I’ve been told that I’m a strange kind of consultant and businessman. The reason some people say that is because I have a certain level of decorum that I expect people I’m going to work with to adhere to. It’s not anything hard like watching their language, or dressing a certain way. As a matter of fact, this one thing should be such a minor thing that I can’t figure out why people can’t do it.

shocking truth
Truth?

That one thing? Following through on what you tell someone you’re going to do. That’s it; expecting people to do what they say they were going to do. How hard is that?

I know that sometimes it’s hard to do. If you expected a project to finish in 4 weeks and suddenly all your information has disappeared, or you were hit by a tornado, you’re not going to be able to finish a project. I get that.

I also get that sometimes everything isn’t in your control. I live in central New York, and we have this strangely consistent weather pattern during the winter. With little notice we can get upwards of 3 to 6 inches of snow in a heartbeat; happens all the time. Our roads get cleared pretty fast because we’re used to that, but getting out of driveways, small neighborhoods and what we call those snowbelt areas (I live in one)… nothing we can do about all of it.

But there are things that can easily be controlled.

If you tell me you’re going to call me tomorrow, it doesn’t mean I don’t hear from you for two weeks. It doesn’t mean I’m supposed to be chasing you down. When problems arise, as a professional you’re expected to get in touch with whomever and let them know what’s going on. Isn’t that a small thing? We have these things called phones, smart or otherwise, that allows us to connect with each other pretty quickly. Or email; that’s a marvelously easy thing to use.

A day late with the finish of a project; irksome but it happens. Something happened with your child or your car stalled or any number of emergencies come up; I get it. Even if you have to go out of town suddenly, there’s still that phone or email thing you can do to notify someone who’s waiting for or expecting something from you.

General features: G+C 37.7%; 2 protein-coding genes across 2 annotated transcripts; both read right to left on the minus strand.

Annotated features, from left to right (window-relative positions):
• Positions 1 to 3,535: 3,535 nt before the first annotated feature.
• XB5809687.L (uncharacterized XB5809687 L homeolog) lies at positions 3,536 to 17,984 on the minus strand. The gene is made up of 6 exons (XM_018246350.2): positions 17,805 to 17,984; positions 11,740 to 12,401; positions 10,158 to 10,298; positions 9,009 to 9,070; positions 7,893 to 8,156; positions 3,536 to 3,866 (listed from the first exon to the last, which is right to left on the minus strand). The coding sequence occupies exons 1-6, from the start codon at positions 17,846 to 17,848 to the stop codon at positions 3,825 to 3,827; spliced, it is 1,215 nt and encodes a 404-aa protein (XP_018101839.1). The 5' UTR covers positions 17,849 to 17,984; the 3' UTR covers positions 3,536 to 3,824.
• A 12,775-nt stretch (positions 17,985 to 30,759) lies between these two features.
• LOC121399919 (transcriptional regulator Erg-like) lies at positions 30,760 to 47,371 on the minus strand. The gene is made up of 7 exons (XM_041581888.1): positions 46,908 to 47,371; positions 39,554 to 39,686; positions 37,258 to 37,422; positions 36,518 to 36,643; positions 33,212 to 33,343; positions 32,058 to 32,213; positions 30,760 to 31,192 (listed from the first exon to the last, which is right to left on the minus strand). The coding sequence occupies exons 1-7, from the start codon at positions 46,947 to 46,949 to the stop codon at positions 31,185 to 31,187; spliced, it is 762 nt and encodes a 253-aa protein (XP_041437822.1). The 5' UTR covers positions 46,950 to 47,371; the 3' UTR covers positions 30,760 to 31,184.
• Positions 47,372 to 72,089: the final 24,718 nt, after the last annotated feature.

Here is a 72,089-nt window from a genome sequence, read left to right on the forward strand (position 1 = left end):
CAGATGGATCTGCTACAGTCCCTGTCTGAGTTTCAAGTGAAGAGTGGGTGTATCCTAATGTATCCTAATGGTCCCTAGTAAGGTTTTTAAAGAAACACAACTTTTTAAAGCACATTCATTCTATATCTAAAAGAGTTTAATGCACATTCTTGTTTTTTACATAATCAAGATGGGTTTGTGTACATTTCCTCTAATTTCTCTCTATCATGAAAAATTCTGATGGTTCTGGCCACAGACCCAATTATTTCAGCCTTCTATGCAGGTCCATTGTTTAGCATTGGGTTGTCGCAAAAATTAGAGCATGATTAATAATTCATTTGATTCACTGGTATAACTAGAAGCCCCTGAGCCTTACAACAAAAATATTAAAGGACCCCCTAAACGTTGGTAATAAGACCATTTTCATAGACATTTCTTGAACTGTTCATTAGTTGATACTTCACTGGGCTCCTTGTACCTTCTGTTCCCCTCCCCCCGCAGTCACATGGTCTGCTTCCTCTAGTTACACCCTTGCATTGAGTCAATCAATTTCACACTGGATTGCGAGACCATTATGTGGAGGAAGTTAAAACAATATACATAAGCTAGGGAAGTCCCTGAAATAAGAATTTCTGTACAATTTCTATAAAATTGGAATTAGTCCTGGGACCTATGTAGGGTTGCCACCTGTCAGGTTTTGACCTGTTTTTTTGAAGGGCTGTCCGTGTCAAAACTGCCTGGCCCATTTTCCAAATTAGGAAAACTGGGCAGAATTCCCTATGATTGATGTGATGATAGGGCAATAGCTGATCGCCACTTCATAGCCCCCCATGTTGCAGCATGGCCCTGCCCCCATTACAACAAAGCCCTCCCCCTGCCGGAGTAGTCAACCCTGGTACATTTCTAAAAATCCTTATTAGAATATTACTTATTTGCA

Sometimes my wife and I think we live in a black hole zone. Contractors set dates with us and never show up. Every once in a while they’ll call and apologize, but it’s never a few hours later or even a day; it’s sometimes a week later if it happens at all.

I’m now the main caregiver for my mother, and we’ve contracted for a few ladies to come by the house to wash Mom because they’re professionals at it. We’ve had to replace a few of them because they were no-shows and no call multiple times; can’t have that, because it means I have to do it, which neither Mom or I are happy about. Really, how hard is it to follow up on a commitment in today’s connected world?

The way my mind sees things, if I can’t trust you on the small stuff, especially when you’ve told me what you were going to do, then I can’t trust you on the big stuff, such as when I’m going to get paid, when you’re going to give me what I need to work on the project, etc. I don’t think that’s harsh at all; if we’re all professionals, we stick to what we say we’re going to do the best way we can.

This is a major leadership lesson that I see so many leaders fail at. They tell their employees one thing and then either do something else or don’t do anything. Employees wait for information they need to do their job, or supervisors tell them “I’ll find out and get back to you”. It doesn’t happen and a month later the issue still hasn’t been solved; why would you expect your employees to trust you, let alone respect you?

What happens then? Employees stop asking questions, things start going bad, and leaders wonder why things are falling apart. Then, when they’re called on it, they blame the employees for not telling them things, as if they’ve earned absolution for every lie they’ve told over time. Make no mistake, it’s a lie.

It’s a lie because there was no real intention to follow through. Meaning well doesn’t mean good intentions. Not meaning well is even worse. It shows you don’t care for anyone except yourself. That works well if the only person you’re responsible for is yourself. If you’re in a leadership position, or have the need to work with others… bad policy.

Here’s 3 questions to consider. Do you like when it happens to you? Is this something you know you can overcome if it’s something you do? If it’s someone else do you have the guts to stand up for yourself?

And am I really that strange after all?
 

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